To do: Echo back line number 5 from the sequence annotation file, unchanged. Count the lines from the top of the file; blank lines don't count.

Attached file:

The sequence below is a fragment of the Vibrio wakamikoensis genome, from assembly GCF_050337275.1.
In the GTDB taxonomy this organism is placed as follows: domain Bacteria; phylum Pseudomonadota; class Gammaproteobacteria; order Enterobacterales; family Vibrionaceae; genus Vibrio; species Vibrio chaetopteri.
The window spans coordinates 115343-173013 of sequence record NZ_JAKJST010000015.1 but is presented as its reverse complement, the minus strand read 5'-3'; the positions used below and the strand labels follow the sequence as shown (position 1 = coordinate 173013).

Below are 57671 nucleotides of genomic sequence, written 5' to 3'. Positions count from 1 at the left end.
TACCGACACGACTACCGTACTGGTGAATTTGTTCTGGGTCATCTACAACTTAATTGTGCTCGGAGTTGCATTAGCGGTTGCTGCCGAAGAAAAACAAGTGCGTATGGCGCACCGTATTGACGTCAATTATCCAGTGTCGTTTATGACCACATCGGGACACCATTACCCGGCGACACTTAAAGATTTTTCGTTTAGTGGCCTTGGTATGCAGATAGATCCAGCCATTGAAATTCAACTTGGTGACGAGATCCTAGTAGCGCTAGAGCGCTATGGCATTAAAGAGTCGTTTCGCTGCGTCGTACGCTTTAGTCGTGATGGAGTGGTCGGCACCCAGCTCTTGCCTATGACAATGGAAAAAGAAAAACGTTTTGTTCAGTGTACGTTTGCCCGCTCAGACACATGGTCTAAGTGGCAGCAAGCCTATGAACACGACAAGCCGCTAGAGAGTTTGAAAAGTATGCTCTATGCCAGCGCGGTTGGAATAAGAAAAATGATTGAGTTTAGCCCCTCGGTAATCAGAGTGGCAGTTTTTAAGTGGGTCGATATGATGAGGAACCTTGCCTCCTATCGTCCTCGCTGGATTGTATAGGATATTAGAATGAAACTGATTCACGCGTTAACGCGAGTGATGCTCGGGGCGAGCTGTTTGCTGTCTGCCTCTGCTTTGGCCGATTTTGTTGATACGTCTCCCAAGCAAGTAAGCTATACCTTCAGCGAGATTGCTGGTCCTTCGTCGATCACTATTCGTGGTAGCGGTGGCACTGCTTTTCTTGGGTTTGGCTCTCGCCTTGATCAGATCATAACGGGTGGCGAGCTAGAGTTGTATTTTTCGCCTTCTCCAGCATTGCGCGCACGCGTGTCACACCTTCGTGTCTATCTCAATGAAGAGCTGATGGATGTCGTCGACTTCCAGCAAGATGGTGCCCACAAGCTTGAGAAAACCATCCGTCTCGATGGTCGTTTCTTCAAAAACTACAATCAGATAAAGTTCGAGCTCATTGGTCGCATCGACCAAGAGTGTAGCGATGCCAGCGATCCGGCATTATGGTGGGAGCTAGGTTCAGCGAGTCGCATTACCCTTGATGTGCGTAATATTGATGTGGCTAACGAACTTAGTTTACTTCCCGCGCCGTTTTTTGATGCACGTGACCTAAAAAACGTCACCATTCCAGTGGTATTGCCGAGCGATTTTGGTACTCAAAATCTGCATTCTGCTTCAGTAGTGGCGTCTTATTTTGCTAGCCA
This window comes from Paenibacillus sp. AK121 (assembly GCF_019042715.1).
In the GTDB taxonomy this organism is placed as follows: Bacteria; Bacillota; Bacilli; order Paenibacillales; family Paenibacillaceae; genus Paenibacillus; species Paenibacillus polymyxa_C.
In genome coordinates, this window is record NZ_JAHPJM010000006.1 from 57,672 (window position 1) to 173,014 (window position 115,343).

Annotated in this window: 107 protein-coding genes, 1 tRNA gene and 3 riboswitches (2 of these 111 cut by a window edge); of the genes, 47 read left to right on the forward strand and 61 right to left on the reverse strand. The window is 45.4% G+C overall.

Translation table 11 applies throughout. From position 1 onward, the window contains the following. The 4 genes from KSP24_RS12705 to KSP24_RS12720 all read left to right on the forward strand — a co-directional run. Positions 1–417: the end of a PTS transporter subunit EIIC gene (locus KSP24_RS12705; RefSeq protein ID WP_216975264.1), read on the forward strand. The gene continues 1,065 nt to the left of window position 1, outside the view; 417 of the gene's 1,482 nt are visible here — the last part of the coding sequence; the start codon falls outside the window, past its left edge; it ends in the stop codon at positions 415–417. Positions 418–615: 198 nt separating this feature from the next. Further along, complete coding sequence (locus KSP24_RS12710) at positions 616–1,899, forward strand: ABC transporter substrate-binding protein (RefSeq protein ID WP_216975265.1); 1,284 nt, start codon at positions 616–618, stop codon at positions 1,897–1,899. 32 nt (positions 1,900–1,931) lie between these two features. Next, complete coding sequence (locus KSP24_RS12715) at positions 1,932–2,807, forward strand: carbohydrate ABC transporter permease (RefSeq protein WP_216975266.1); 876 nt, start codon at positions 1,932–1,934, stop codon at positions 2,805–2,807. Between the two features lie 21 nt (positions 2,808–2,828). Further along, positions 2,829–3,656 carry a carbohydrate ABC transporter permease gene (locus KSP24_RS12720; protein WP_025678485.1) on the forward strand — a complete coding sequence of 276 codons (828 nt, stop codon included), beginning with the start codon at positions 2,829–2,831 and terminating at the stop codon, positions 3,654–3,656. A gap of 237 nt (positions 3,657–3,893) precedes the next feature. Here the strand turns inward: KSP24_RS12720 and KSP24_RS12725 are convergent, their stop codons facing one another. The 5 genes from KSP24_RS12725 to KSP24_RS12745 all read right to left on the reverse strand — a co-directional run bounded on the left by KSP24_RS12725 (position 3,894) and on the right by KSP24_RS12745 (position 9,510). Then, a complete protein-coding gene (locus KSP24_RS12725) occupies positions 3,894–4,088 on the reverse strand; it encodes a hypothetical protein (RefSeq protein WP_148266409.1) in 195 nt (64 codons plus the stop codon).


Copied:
TACCGACACGACTACCGTACTGGTGAATTTGTTCTGGGTCATCTACAACTTAATTGTGCTCGGAGTTGCATTAGCGGTTGCTGCCGAAGAAAAACAAGTGCGTATGGCGCACCGTATTGACGTCAATTATCCAGTGTCGTTTATGACCACATCGGGACACCATTACCCGGCGACACTTAAAGATTTTTCGTTTAGTGGCCTTGGTATGCAGATAGATCCAGCCATTGAAATTCAACTTGGTGACGAGATCCTAGTAGCGCTAGAGCGCTATGGCATTAAAGAGTCGTTTCGCTGCGTCGTACGCTTTAGTCGTGATGGAGTGGTCGGCACCCAGCTCTTGCCTATGACAATGGAAAAAGAAAAACGTTTTGTTCAGTGTACGTTTGCCCGCTCAGACACATGGTCTAAGTGGCAGCAAGCCTATGAACACGACAAGCCGCTAGAGAGTTTGAAAAGTATGCTCTATGCCAGCGCGGTTGGAATAAGAAAAATGATTGAGTTTAGCCCCTCGGTAATCAGAGTGGCAGTTTTTAAGTGGGTCGATATGATGAGGAACCTTGCCTCCTATCGTCCTCGCTGGATTGTATAGGATATTAGAATGAAACTGATTCACGCGTTAACGCGAGTGATGCTCGGGGCGAGCTGTTTGCTGTCTGCCTCTGCTTTGGCCGATTTTGTTGATACGTCTCCCAAGCAAGTAAGCTATACCTTCAGCGAGATTGCTGGTCCTTCGTCGATCACTATTCGTGGTAGCGGTGGCACTGCTTTTCTTGGGTTTGGCTCTCGCCTTGATCAGATCATAACGGGTGGCGAGCTAGAGTTGTATTTTTCGCCTTCTCCAGCATTGCGCGCACGCGTGTCACACCTTCGTGTCTATCTCAATGAAGAGCTGATGGATGTCGTCGACTTCCAGCAAGATGGTGCCCACAAGCTTGAGAAAACCATCCGTCTCGATGGTCGTTTCTTCAAAAACTACAATCAGATAAAGTTCGAGCTCATTGGTCGCATCGACCAAGAGTGTAGCGATGCCAGCGATCCGGCATTATGGTGGGAGCTAGGTTCAGCGAGTCGCATTACCCTTGATGTGCGTAATATTGATGTGGCTAACGAACTTAGTTTACTTCCCGCGCCGTTTTTTGATGCACGTGACCTAAAAAACGTCACCATTCCAGTGGTATTGCCGAGCGATTTTGGTACTCAAAATCTGCATTCTGCTTCAGTAGTGGCGTCTTATTTTGCTAGCCA